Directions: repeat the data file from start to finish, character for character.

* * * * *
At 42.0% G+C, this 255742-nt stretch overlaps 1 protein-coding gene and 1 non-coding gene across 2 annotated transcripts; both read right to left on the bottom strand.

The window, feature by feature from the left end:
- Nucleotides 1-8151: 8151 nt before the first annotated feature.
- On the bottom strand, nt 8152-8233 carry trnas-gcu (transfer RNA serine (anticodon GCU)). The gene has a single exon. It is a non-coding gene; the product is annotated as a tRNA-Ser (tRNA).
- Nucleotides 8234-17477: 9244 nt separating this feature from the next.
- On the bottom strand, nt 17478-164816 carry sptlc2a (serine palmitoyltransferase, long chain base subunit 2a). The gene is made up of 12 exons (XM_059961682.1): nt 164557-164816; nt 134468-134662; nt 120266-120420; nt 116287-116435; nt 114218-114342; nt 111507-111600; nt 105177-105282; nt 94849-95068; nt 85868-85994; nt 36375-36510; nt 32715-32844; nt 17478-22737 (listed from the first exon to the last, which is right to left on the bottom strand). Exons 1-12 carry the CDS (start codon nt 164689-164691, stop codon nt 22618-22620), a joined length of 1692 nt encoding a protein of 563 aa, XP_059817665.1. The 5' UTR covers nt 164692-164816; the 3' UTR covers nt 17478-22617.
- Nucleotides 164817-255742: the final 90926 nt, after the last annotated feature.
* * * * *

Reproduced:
At 42.0% G+C, this 255742-nt stretch overlaps 1 protein-coding gene and 1 non-coding gene across 2 annotated transcripts; both read right to left on the bottom strand.

The window, feature by feature from the left end:
- Nucleotides 1-8151: 8151 nt before the first annotated feature.
- On the bottom strand, nt 8152-8233 carry trnas-gcu (transfer RNA serine (anticodon GCU)). The gene has a single exon. It is a non-coding gene; the product is annotated as a tRNA-Ser (tRNA).
- Nucleotides 8234-17477: 9244 nt separating this feature from the next.
- On the bottom strand, nt 17478-164816 carry sptlc2a (serine palmitoyltransferase, long chain base subunit 2a). The gene is made up of 12 exons (XM_059961682.1): nt 164557-164816; nt 134468-134662; nt 120266-120420; nt 116287-116435; nt 114218-114342; nt 111507-111600; nt 105177-105282; nt 94849-95068; nt 85868-85994; nt 36375-36510; nt 32715-32844; nt 17478-22737 (listed from the first exon to the last, which is right to left on the bottom strand). Exons 1-12 carry the CDS (start codon nt 164689-164691, stop codon nt 22618-22620), a joined length of 1692 nt encoding a protein of 563 aa, XP_059817665.1. The 5' UTR covers nt 164692-164816; the 3' UTR covers nt 17478-22617.
- Nucleotides 164817-255742: the final 90926 nt, after the last annotated feature.